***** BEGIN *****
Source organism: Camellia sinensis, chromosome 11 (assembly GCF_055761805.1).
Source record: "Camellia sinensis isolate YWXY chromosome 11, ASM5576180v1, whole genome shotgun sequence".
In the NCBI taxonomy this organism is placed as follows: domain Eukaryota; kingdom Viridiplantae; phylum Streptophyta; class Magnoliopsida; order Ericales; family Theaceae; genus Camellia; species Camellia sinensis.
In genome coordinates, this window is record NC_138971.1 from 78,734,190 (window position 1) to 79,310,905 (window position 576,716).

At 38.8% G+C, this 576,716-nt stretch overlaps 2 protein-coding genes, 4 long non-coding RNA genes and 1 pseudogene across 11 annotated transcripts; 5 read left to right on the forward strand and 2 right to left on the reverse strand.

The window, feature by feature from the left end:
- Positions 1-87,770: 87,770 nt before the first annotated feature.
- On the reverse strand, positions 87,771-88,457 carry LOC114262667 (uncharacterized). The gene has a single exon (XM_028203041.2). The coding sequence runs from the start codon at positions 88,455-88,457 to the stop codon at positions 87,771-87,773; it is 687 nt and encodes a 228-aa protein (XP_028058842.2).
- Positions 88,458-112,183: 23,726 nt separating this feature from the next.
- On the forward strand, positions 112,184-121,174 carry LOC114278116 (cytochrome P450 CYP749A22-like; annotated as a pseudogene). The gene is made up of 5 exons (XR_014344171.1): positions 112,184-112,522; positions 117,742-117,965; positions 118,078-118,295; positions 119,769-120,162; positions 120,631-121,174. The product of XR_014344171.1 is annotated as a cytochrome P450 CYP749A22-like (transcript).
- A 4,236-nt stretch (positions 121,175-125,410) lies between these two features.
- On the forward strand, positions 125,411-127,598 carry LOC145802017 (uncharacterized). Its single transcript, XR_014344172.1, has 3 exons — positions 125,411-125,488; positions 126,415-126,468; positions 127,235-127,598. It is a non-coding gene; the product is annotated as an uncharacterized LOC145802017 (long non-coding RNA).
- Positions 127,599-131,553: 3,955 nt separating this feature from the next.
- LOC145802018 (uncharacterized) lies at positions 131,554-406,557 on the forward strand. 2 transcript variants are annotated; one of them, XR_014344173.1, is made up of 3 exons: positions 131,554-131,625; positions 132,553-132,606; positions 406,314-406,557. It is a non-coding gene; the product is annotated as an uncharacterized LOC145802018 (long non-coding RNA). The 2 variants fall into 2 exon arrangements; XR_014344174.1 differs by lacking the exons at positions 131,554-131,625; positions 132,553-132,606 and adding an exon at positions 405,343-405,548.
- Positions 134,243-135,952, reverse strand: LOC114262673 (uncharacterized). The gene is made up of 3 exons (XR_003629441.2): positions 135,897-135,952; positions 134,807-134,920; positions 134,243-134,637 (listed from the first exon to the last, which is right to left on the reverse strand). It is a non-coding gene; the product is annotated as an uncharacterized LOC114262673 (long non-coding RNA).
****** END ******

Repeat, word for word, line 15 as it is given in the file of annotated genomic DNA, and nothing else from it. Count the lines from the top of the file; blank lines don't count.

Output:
- Positions 134,243-135,952, reverse strand: LOC114262673 (uncharacterized). The gene is made up of 3 exons (XR_003629441.2): positions 135,897-135,952; positions 134,807-134,920; positions 134,243-134,637 (listed from the first exon to the last, which is right to left on the reverse strand). It is a non-coding gene; the product is annotated as an uncharacterized LOC114262673 (long non-coding RNA).